Massey University analyst Caroline Fyfe and Massey University Professor, Barry Borman have recently published a paper in the New Zealand Medical Journal which claims that fluoridation is cost effective In New Zealand. We believe the analysis was poorly conducted and failed to consider some of the most basic aspects. Therefore we have sent the authors the following letter:
Dear Caroline Fyfe and Professor Barry Borman
It is with disappointment that we read your paper just published in the New Zealand Medical Journal about the cost of water fluoridation. We hope that you can re-evaluate this analysis using more appropriate and extensive data, which are readily available.
Our first concern is your oversight in using the highly inappropriate New Zealand 2009 Oral Health Survey to calculate the difference in tooth decay rates between fluoridated and non-fluoridated areas. This survey clearly states that it was not designed to be used as a study on dental health and fluoridation, as it was taken as a snap-shot in time without consideration of where children had lived their entire lives.
The publication states:
“It is important to note that it was not one of the objectives of the 2009 NZOHS to compare the oral health status of people by fluoridation status, and therefore the survey cannot be taken as a fluoridation study. The following results are a snapshot in time and constitute an ecological analysis based on current place of residence. As such they do not take into account lifetime exposure to fluoridated and non-fluoridated water supplies. Individuals who currently live in fluoridated areas may have spent time in non-fluoridated areas, and the reverse is also true. Furthermore, there may be other confounding factors that haven’t been taken into account.”
While it may have been valid for the Ministry of Health to take a snap-shot in time, had they been looking at a large population, this was not the case this time. This survey only contained about 60 people in each age group. In comparison, the New Zealand School Dental statistics that are collected every year, and freely available on the MoH website, have about 45,000 children in each age group.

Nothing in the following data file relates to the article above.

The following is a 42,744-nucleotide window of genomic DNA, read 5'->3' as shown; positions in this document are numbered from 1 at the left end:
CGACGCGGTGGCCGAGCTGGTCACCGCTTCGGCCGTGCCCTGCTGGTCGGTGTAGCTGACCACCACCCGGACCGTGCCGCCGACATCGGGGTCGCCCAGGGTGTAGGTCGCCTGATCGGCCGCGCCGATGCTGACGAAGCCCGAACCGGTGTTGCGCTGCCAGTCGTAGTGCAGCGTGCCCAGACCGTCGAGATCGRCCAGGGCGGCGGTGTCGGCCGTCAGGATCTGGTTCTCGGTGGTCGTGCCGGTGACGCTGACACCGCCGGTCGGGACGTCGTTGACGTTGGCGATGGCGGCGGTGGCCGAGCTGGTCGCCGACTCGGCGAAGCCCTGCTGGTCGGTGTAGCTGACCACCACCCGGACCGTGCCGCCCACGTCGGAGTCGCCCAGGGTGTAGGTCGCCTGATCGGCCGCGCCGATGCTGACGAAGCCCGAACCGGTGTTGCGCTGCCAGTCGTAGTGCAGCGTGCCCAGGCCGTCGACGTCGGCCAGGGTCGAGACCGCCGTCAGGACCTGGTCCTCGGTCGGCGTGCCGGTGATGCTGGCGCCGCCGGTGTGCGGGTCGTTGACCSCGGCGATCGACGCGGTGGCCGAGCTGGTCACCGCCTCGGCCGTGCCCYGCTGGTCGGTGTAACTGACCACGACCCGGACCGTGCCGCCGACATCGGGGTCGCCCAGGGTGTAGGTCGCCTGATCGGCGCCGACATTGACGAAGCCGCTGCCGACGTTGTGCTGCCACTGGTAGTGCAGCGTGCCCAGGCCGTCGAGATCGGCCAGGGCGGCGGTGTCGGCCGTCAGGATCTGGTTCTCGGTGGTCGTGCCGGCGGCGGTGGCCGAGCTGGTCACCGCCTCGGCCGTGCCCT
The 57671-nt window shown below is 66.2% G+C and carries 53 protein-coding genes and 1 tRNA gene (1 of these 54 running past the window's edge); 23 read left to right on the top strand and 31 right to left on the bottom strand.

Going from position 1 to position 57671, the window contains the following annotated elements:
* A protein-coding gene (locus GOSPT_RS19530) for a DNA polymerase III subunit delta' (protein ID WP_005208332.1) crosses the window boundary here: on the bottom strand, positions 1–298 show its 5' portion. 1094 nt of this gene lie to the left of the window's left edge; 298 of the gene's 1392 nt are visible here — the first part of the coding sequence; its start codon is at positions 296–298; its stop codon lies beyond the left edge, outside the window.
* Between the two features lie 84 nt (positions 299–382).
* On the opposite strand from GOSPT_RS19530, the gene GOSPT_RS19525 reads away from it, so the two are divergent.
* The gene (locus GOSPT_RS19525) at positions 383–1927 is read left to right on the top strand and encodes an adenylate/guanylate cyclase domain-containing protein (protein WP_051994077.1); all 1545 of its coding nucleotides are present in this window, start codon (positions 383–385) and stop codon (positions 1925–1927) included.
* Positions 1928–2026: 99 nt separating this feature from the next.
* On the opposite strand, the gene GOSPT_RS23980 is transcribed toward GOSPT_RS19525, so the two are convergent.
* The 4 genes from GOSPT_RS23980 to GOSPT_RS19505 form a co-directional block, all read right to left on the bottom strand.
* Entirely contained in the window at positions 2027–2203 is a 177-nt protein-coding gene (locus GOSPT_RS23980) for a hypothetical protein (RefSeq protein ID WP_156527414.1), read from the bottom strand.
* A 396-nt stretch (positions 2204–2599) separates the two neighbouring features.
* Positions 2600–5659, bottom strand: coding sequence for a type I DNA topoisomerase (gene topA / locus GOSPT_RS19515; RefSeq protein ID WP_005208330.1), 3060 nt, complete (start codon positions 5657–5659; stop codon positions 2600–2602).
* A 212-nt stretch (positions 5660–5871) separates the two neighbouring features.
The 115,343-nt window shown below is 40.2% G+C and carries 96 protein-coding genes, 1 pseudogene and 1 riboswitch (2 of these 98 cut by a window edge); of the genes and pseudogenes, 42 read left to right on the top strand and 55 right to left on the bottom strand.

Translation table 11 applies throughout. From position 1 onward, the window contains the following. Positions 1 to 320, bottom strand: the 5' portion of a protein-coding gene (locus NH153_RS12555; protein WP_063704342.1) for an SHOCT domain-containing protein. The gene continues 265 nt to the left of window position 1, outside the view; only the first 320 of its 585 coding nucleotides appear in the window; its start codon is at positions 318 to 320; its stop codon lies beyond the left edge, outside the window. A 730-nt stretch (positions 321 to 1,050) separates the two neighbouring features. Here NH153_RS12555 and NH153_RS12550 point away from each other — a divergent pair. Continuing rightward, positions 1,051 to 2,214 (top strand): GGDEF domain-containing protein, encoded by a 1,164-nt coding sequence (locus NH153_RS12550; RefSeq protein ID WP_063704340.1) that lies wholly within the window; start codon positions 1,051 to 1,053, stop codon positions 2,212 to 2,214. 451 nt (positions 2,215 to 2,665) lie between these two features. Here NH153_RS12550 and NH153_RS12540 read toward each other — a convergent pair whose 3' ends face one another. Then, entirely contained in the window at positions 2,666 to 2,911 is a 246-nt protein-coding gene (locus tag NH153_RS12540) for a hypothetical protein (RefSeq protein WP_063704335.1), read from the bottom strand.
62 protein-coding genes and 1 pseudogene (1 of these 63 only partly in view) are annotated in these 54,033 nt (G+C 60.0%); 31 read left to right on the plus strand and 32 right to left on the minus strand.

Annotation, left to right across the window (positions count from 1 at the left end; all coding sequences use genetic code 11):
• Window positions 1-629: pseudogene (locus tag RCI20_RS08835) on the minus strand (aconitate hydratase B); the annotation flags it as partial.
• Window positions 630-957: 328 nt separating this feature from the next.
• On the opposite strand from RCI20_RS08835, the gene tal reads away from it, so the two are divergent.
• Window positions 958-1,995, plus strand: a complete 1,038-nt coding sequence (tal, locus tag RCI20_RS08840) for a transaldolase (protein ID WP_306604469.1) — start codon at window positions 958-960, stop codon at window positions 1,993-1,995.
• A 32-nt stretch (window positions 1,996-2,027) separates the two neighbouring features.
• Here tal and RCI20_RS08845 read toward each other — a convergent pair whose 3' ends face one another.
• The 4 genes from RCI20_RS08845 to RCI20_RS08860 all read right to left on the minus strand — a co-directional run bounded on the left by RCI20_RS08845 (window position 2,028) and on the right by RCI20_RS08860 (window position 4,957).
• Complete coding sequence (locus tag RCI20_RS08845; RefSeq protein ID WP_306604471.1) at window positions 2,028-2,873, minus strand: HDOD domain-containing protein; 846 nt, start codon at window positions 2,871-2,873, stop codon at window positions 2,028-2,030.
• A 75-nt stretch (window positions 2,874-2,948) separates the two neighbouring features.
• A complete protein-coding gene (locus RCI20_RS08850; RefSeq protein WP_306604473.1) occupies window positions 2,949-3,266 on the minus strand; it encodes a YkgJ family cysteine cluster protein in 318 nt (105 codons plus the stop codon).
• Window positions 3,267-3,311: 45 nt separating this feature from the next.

Therefore, it would be appropriate for you to re-evaluate your analysis using the NZ School Dental statistics or looking at New Zealand studies completed over the past ten years; Mackay and Thomson 2005, Schluter 2008, Kanagarathnum 2009.
Our second criticism of your analysis is that you have neglected to calculate the cost of covering the permanent dental fluorosis for 40% of New Zealand’s children, which is an epidemic. In addition to the New Zealand studies mentioned above, the recent Cochrane Review, Water Fluoridation to prevent tooth decay, the UK Government’s York Review and others have found that fluoridation seriously increases the amount of children with some level of dental fluorosis. As the NZOHS itself states, it cannot be used to ascertain the differences in dental health between fluoridated and non fluoridated areas, which includes fluorosis assessment.
The Cochrane Fluoridation Review estimated that approximately 40% of the population had some form of dental fluorosis when consuming water fluoridated at 0.7ppm (parts per million). Of the entire population, they estimated that 12% had fluorosis that affected appearance, which can affect self-esteem and life outcomes (including employment). At very least, the basic cost of repairing this external permanent damage to teeth needs to be calculated as part of cost analysis of water fluoridation.
Your analysis failed to include the huge costs of promoting and defending fluoridation. The now defunct National Fluoridation Information Service cost New Zealand tax payers $1,000,000 per year for the three years it was running. The cost of the Hamilton and Hastings referenda were reported as $50,000 for each respective District Health Board. Several other DHBs across NZ have spent large sums in fluoridation propaganda campaigns in the past five years.
Nor does your analysis make any mention of the cost of the mounting list of other adverse health effects of consuming fluoridated water. An estimate of fluoridated water’s contribution to hypothyroidism treatment would be a worthy inclusion, apart from all the other unknown costs of other adverse health effects.
Finally, we consider an analysis of the Ko and Thiessen Critique of Recent Economic Evaluations of Community Water Fluoridation, published in the International Journal of Occupational and Environmental Health in 2014 is another necessary inclusion.
We would appreciate if you would please respond to these criticisms.
Fluoride Free New Zealand